24 Solar Terms: 9 things you may not know about Start of Spring
A painting of Start of Spring and spring cake from Li Xiaolin. As a popular young Chinese artist, Li combined the customs during a solar term and the associated food and created a series of illustrations named "24 Solar Terms and Chinese Delicacies". [Photo provided to chinadaily.com.cn]
The traditional Chinese lunar calendar divides the year into 24 solar terms. Start of Spring (Chinese: 立春), the first solar term of the year, begins this year on Feb 3 and ends on Feb 17.
Start of Spring lifts the curtain of spring. After that everything turns green and full of vigor; people clearly see that the daytime is becoming longer and the weather is becoming warmer.
Here are nine things you should know about Start of Spring.
Start of Spring and Spring Festival
As a solar term, Start of Spring had already entered people's lives in the Spring and Autumn Period (770-476 BC). At that time, there were eight solar terms. According to some experts, the 24 solar terms were used for the first time in books during the Western Han Dynasty (206 BC-AD 24), when the Start of Spring was set as the Spring Festival. In 1913, the first day of the first month of the lunar year was mandated as the Spring Festival.
Flying a kite
Spring is the best season for kite-flying. A traditional folk activity, it has a history of more than 2,000 years. It can help build one’s health and prevent diseases. It also has the effect of promoting blood circulation and speeding up metabolism. A breath of fresh air outside can discharge the foul smell accumulated in winter.
Erecting the egg
In China, it is said that the egg can be set upright on the first day of the Start of Spring, Spring Equinox day and Autumn Equinox day. It is believed that if someone can make the egg stand on the first day of Start of Spring, he will have good luck in the future.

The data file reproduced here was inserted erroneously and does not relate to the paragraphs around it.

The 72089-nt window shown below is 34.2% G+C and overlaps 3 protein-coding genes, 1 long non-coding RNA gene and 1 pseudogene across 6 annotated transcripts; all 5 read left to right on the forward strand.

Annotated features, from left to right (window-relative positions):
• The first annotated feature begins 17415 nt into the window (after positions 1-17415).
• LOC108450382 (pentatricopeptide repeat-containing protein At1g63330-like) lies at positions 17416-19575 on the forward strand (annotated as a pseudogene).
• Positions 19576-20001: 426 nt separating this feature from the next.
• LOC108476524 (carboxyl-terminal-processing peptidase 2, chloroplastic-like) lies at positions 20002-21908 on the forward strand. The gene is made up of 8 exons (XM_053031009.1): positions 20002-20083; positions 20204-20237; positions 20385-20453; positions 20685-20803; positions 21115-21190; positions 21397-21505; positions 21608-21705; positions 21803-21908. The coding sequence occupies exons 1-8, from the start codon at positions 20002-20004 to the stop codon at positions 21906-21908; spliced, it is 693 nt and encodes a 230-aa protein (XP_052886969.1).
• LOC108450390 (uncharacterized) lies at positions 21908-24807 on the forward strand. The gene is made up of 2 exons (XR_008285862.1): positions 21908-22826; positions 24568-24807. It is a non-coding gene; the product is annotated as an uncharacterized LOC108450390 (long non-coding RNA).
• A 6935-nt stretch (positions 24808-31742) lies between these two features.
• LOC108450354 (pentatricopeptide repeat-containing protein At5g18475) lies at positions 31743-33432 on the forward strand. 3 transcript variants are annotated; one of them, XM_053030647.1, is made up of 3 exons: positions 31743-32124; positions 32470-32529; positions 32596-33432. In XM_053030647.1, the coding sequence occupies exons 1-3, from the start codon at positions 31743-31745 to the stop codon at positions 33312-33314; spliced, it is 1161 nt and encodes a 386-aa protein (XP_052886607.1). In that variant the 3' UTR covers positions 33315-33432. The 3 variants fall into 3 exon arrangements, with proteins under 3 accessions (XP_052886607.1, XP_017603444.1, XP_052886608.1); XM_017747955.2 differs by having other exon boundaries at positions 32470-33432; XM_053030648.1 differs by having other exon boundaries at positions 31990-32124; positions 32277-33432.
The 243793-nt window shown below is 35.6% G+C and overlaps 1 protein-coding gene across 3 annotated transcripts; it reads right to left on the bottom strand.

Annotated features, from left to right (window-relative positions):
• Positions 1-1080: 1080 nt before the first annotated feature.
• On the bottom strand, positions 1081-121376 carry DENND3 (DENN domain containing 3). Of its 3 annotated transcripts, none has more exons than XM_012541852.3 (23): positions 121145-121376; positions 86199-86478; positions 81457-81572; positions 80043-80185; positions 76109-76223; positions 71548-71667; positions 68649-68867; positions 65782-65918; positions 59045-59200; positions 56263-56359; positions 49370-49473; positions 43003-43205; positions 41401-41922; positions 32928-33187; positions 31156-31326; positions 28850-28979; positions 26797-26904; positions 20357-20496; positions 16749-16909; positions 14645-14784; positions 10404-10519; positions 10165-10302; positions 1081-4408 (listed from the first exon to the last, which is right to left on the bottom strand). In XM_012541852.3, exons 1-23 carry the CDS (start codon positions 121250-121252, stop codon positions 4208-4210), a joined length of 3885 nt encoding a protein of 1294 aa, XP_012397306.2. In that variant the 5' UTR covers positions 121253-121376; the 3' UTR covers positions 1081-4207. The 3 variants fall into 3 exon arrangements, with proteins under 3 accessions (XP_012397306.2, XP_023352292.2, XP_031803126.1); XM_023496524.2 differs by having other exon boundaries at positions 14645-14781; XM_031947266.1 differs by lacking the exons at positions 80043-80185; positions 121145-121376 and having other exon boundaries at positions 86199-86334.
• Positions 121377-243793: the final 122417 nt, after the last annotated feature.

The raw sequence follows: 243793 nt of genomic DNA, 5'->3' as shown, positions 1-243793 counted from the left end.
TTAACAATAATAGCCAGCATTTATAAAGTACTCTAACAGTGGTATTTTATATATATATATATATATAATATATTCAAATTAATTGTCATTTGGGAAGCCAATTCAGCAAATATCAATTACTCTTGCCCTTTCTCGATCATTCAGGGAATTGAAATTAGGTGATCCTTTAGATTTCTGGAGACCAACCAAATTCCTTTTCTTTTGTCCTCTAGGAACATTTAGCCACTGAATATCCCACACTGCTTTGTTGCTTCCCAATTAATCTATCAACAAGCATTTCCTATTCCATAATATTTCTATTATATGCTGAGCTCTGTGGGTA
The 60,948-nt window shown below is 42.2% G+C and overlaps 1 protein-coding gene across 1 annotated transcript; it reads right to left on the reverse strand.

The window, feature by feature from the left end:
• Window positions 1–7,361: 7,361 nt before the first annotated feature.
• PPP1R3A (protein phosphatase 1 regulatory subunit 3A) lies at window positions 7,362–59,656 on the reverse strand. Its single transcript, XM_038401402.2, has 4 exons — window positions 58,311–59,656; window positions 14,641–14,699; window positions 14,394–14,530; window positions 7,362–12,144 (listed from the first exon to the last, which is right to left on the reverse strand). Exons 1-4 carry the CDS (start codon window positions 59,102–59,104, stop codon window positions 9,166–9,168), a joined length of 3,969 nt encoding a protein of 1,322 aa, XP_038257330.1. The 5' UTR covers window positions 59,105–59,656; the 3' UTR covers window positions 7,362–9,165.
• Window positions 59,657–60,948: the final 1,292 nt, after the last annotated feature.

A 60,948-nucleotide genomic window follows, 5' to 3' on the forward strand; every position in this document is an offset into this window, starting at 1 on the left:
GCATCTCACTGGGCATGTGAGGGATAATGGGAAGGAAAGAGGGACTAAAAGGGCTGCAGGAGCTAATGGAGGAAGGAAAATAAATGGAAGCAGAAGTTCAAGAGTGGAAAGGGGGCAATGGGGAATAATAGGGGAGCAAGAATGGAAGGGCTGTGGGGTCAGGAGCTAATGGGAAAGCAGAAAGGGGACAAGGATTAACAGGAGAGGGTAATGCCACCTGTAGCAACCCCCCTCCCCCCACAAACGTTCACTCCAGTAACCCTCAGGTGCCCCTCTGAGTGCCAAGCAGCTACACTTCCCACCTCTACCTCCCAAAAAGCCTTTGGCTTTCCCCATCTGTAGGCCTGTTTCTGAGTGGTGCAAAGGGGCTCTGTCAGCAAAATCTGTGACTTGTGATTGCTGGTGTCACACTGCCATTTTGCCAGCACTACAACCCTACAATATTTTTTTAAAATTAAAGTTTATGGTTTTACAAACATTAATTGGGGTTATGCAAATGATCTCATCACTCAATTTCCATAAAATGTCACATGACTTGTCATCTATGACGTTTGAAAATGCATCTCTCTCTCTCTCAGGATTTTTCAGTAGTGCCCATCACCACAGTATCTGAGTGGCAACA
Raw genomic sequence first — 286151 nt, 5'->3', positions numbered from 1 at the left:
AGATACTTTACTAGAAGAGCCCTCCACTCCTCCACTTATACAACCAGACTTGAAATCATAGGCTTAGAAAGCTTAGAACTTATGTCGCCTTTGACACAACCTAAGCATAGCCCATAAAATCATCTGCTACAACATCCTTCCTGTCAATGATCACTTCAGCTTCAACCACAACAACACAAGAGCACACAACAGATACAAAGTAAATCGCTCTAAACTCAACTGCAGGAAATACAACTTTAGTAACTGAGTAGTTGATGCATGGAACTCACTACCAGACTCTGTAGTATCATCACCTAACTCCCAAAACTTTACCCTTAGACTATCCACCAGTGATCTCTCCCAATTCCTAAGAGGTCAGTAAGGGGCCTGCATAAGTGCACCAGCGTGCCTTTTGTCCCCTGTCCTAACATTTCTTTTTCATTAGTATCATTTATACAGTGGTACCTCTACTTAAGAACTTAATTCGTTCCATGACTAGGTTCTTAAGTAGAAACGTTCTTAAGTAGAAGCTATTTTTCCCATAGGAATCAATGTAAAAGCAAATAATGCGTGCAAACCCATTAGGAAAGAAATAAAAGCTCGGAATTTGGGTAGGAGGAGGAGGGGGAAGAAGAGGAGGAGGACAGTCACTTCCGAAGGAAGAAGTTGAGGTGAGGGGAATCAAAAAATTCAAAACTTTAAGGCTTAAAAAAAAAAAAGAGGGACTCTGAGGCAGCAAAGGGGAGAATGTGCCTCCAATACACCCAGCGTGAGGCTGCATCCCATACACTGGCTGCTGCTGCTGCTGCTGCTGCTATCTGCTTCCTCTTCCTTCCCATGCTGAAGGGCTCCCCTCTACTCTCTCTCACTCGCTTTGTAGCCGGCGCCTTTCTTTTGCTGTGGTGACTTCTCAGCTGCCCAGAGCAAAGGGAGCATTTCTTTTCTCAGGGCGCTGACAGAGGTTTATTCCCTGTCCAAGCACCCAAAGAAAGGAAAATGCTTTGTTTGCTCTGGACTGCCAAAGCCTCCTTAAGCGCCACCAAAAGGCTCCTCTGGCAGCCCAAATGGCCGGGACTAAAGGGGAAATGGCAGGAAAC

According to astronomers and physicists, setting the egg upright has nothing to do with time, but with mechanics. The most important thing is to shift the egg’s center of gravity to the lowest part of the egg. In this way, the trick is holding the egg until the yolk sinks as much as possible. For this, people should choose an egg about 4 or 5 days old, whose yolk is inclined to sink down.
Wearing fabric swallows
Wearing fabric swallows is a custom in some regions in Shaanxi. Every Start of Spring, people like to wear a swallow made of colorful silk on their chests. The custom originated during the Tang Dynasty (618-907). The swallow is a harbinger of spring and a symbol of prosperity and happiness.
Biting the spring
In many parts of China, people observe the custom of "biting the spring" on the first day of Start of Spring. They eat spring pancakes, spring rolls, or a few mouthfuls of carrots.
Making a Spring Ox
This custom in Shaanxi is practiced right before the Start of Spring. The local government hires some skilled artisans and gathers them to build the frame of an ox out of bamboo strips and the legs with wood. Then they paste some paper and paint onto it—and, voila! The image of an ox is complete. It is said that if more red and yellow paper is used, then there will be a good harvest that year; if black paper is pasted, then the year will be poor. When the paper ox is ready, there is a ritual to paint the eyes. After that, people will set up an altar for it and worship it.
Posting spring calligraphy and paintings
The custom of posting calligraphy and paintings on one's door in the spring first appeared during the Tang Dynasty (618-907). People would do so to welcome spring and pray for good luck on the first day of Start of Spring.
Appreciating plum blossoms
Plums blossom from the 12th lunar month to the second month of the next year. The plum blossom, as it fights against the cold, is the most highly regarded. In China, the plum blossom, orchid, bamboo and chrysanthemum are praised as the four gentlemen of Chinese flowers.
People in China began holding a special ceremony on the first day of Start of Spring about 3,000 years ago. They made sacrifices to Gou Mang, the god of Spring, who is in charge of agriculture. By the Qing Dynasty (1644-1911), greeting spring had become an important folk activity. In Beijing, government officials welcomed spring in the wild field near Dongzhimen (the east gate of Beijing).